The Disaster Artist

December 6, 2017 by  
Filed under Jerrod, Reviews

Starring: James Franco, Dave Franco, Seth Rogen
Directed by: James Franco (“Child of God,” “As I Lay Dying”)
Written by: Scott Neustadter & Michael H. Weber (“500 Days of Summer,” “The Fault in Our Stars”)

“The Disaster Artist,” a comedy documenting the creation of the cult-classic film “The Room,” is based on the book of the same name by co-star Greg Sestero and Tom Bissell. Over the years, I’ve become intimately familiar with both stories: the over-the-top tale of the film featuring Johnny and his love for Lisa, undone by her infidelity with Johnny’s best friend Mark, and the book featuring the equally over-the-top tale of how the batshit movie came to be.

The film, like the book, chronicles the meeting of Tommy Wiseau (James Franco), a mysterious man with an inscrutable accent and long black hair who looks much older than he says he is, and Greg (Dave Franco), a fresh-faced 19-year-old struggling to make it as an actor in San Francisco in the late ’90s.

Tommy and Greg become friends–in Tommy’s case, Greg is really his only friend–and move to Los Angeles to make it big as actors, despite Tommy’s eccentric behavior and his cryptic warnings to Greg to not tell anyone anything about him and his increasing jealousy of seemingly anything Greg gets that he doesn’t, like an agent, or something that steals Greg’s attention, like a girlfriend.

After they both struggle to find work, Tommy vows to write a film for he and Greg to star in and, with Tennessee Williams’ “A Streetcar Named Desire” as his inspiration, Tommy bangs out the script for “The Room” and digs into what one character calls a “bottomless pit” of money to produce his “All-American” vision his way, including the unorthodox practice of buying film equipment over leasing it and using it to shoot film and HD video side-by-side.

Tommy himself and the script for the film baffle crew members, including the script supervisor and de facto director Sandy (Seth Rogen) and director of photography Raphael (Paul Scheer), who both nearly quit over Tommy’s outrageous behavior, only to be talked out of it by Greg, the checks that are still clearing, and the notion that no one will see the film anyway.

Of course, the film saw the light of day in 2003 and became a midnight sensation thanks to Tommy’s paying to keep it in theaters (to qualify for the Academy Awards!) and an infamous, ominous billboard that lorded over Hollywood for more than a decade.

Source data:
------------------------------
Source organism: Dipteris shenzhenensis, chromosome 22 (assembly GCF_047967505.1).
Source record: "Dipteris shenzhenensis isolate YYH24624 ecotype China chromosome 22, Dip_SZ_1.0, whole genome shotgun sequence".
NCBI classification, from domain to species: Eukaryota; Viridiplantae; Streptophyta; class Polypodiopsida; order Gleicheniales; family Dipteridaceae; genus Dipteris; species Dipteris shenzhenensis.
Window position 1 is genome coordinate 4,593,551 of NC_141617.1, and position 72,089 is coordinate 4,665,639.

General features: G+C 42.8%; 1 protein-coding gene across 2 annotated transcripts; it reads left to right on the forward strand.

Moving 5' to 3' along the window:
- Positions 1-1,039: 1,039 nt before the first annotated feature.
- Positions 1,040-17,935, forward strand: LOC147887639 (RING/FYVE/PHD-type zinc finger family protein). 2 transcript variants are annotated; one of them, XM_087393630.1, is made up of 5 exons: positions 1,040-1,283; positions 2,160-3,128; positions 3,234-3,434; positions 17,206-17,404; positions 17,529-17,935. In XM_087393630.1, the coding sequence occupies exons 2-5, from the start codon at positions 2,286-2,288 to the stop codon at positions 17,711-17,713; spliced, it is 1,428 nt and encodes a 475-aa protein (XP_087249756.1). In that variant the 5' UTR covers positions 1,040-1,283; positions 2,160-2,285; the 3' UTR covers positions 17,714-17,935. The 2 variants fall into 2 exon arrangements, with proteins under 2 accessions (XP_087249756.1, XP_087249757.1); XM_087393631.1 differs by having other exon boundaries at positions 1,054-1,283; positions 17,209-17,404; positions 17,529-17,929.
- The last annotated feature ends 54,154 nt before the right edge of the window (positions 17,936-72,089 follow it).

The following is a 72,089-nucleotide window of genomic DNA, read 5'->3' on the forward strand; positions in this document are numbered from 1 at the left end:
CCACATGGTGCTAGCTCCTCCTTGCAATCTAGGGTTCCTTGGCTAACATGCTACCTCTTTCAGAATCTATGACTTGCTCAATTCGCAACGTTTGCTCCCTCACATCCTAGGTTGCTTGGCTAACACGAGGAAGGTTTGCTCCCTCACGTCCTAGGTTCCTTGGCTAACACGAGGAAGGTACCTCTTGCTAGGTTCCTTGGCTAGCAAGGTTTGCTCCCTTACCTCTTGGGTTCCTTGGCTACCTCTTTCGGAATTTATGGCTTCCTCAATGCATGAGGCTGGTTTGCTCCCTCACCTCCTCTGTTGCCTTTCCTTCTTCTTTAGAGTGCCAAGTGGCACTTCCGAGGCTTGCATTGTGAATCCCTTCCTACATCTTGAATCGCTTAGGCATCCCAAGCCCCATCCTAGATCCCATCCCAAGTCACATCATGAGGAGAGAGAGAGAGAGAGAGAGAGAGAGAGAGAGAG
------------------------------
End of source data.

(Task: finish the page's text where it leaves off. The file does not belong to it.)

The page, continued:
Easily his best film as a director to date (most of them are really weird and terrible), James Franco also disappears incredibly into Tommy, making him more than just a weird accent and greasy black hair, but also leaving the mystery of Tommy effectively intact. Sure, the audience might want to know some simple things like where Tommy came from, where he gets his money, and just how old he is–but the real Wiseau has never publicly revealed that either.

Franco’s wonderful performance, like the film itself, is easily on par with the Johnny Depp-Tim Burton biopic “Ed Wood,” that film a career-best turn for both, about a delusional, never-give-up director of terrible-yet-sincere movies that share DNA with “The Room.”

The question remains if “The Disaster Artist” will play to a crowd that isn’t familiar with “The Room” and all of its foibles. As someone who has seen “The Room” a dozen times or so, this question is difficult to answer, but without a doubt “The Disaster Artist” is delightfully hilarious and, like the inimitable Tommy Wiseau, has genuine heart.

Paper Towns

July 24, 2015 by  
Filed under Cody, Reviews

Starring: Nat Wolff, Cara Delevingne, Austin Abrams
Directed by: Jake Schreier (“Robot and Frank”)
Written by: Scott Heustadter (“The Fault in Our Stars”) and Michael H. Weber (“The Fault in Our Stars”)

As the go-to source for screenplays on young love, screenwriting partners Scott Neustadter and Michael H. Weber have had a sizeable amount of success. With “(500) Days of Summer,” “The Spectacular Now,” and most recently “The Fault in Our Stars,” Neustadter and Weber have, for the most part, been able to subvert clichés and avoid tropes to deliver earnest and unique films about love. With another novel adaptation from John Green, “Paper Towns” is perhaps the first truly inauthentic step from the duo.

After drifting apart from being childhood friends, Quentin (Nat Wolff) is visited by free-spirited, rebel teenager and neighbor Margo (Cara Delevingne) in the middle of the night. Needing his Mom’s car to exact revenge on her cheating boyfriend and friends, the conservative do-gooder Quentin agrees and has the best night of his life on mischievous adventures. Hoping to further nurture a childhood crush, Quentin wakes up disappointed the next day to find that Margo has vanished. He does, however, find clues that may point to where Margo is hiding and joins up with friends on an adventure to track her down.